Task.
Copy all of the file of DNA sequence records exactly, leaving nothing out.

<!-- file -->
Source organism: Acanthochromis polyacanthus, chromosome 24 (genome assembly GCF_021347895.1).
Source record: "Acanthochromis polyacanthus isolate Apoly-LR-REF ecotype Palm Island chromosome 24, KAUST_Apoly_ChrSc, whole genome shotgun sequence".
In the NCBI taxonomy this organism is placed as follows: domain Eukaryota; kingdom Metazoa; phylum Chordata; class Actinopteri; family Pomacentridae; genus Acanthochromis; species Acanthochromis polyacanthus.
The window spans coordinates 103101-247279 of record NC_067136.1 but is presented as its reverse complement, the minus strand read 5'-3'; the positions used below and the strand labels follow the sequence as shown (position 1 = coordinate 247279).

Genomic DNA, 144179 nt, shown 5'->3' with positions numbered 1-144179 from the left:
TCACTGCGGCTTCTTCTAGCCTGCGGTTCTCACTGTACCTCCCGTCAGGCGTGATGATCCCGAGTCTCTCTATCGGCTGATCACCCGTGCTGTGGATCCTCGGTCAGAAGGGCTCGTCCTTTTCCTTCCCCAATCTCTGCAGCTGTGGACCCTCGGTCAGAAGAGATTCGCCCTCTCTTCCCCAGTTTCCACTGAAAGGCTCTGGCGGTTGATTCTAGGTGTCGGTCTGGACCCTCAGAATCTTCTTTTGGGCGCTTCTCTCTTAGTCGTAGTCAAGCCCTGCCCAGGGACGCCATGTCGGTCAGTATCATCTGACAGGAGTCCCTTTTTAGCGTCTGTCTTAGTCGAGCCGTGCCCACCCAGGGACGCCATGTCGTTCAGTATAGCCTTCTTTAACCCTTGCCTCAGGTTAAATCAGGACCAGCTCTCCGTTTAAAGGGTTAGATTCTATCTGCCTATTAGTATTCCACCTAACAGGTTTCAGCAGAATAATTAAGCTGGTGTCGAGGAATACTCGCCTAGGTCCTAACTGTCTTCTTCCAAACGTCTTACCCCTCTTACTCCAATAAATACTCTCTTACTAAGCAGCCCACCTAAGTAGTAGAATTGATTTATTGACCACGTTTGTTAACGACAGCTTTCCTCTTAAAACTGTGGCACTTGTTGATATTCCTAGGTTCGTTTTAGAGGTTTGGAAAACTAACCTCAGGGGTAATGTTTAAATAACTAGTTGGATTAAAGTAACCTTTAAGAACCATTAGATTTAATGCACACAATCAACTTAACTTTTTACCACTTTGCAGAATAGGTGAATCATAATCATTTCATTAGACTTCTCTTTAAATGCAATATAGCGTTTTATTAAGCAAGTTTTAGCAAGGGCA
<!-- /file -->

Source organism: Acanthochromis polyacanthus, chromosome 24 (genome assembly GCF_021347895.1).
Source record: "Acanthochromis polyacanthus isolate Apoly-LR-REF ecotype Palm Island chromosome 24, KAUST_Apoly_ChrSc, whole genome shotgun sequence".
In the NCBI taxonomy this organism is placed as follows: domain Eukaryota; kingdom Metazoa; phylum Chordata; class Actinopteri; family Pomacentridae; genus Acanthochromis; species Acanthochromis polyacanthus.
The window spans coordinates 103101-247279 of record NC_067136.1 but is presented as its reverse complement, the minus strand read 5'-3'; the positions used below and the strand labels follow the sequence as shown (position 1 = coordinate 247279).

Genomic DNA, 144179 nt, shown 5'->3' with positions numbered 1-144179 from the left:
TCACTGCGGCTTCTTCTAGCCTGCGGTTCTCACTGTACCTCCCGTCAGGCGTGATGATCCCGAGTCTCTCTATCGGCTGATCACCCGTGCTGTGGATCCTCGGTCAGAAGGGCTCGTCCTTTTCCTTCCCCAATCTCTGCAGCTGTGGACCCTCGGTCAGAAGAGATTCGCCCTCTCTTCCCCAGTTTCCACTGAAAGGCTCTGGCGGTTGATTCTAGGTGTCGGTCTGGACCCTCAGAATCTTCTTTTGGGCGCTTCTCTCTTAGTCGTAGTCAAGCCCTGCCCAGGGACGCCATGTCGGTCAGTATCATCTGACAGGAGTCCCTTTTTAGCGTCTGTCTTAGTCGAGCCGTGCCCACCCAGGGACGCCATGTCGTTCAGTATAGCCTTCTTTAACCCTTGCCTCAGGTTAAATCAGGACCAGCTCTCCGTTTAAAGGGTTAGATTCTATCTGCCTATTAGTATTCCACCTAACAGGTTTCAGCAGAATAATTAAGCTGGTGTCGAGGAATACTCGCCTAGGTCCTAACTGTCTTCTTCCAAACGTCTTACCCCTCTTACTCCAATAAATACTCTCTTACTAAGCAGCCCACCTAAGTAGTAGAATTGATTTATTGACCACGTTTGTTAACGACAGCTTTCCTCTTAAAACTGTGGCACTTGTTGATATTCCTAGGTTCGTTTTAGAGGTTTGGAAAACTAACCTCAGGGGTAATGTTTAAATAACTAGTTGGATTAAAGTAACCTTTAAGAACCATTAGATTTAATGCACACAATCAACTTAACTTTTTACCACTTTGCAGAATAGGTGAATCATAATCATTTCATTAGACTTCTCTTTAAATGCAATATAGCGTTTTATTAAGCAAGTTTTAGCAAGGGCA